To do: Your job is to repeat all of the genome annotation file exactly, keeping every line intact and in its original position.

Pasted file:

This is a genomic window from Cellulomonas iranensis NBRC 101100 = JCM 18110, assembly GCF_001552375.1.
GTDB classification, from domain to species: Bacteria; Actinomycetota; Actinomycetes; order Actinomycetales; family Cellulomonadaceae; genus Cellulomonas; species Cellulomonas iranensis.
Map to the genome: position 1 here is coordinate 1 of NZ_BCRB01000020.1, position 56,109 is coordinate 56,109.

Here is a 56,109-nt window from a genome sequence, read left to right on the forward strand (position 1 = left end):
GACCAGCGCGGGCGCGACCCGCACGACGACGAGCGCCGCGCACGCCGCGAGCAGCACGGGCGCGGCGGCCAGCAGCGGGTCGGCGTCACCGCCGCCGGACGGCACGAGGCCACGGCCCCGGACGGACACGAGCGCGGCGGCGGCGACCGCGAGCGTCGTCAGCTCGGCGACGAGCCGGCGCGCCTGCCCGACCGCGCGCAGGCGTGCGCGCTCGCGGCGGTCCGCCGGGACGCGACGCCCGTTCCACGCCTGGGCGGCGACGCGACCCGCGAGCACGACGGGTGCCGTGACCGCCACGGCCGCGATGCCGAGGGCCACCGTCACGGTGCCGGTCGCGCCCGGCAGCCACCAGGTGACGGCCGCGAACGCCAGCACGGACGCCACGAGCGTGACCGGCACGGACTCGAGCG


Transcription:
This is a genomic window from Cellulomonas iranensis NBRC 101100 = JCM 18110, assembly GCF_001552375.1.
GTDB classification, from domain to species: Bacteria; Actinomycetota; Actinomycetes; order Actinomycetales; family Cellulomonadaceae; genus Cellulomonas; species Cellulomonas iranensis.
Map to the genome: position 1 here is coordinate 1 of NZ_BCRB01000020.1, position 56,109 is coordinate 56,109.

Here is a 56,109-nt window from a genome sequence, read left to right on the forward strand (position 1 = left end):
GACCAGCGCGGGCGCGACCCGCACGACGACGAGCGCCGCGCACGCCGCGAGCAGCACGGGCGCGGCGGCCAGCAGCGGGTCGGCGTCACCGCCGCCGGACGGCACGAGGCCACGGCCCCGGACGGACACGAGCGCGGCGGCGGCGACCGCGAGCGTCGTCAGCTCGGCGACGAGCCGGCGCGCCTGCCCGACCGCGCGCAGGCGTGCGCGCTCGCGGCGGTCCGCCGGGACGCGACGCCCGTTCCACGCCTGGGCGGCGACGCGACCCGCGAGCACGACGGGTGCCGTGACCGCCACGGCCGCGATGCCGAGGGCCACCGTCACGGTGCCGGTCGCGCCCGGCAGCCACCAGGTGACGGCCGCGAACGCCAGCACGGACGCCACGAGCGTGACCGGCACGGACTCGAGCG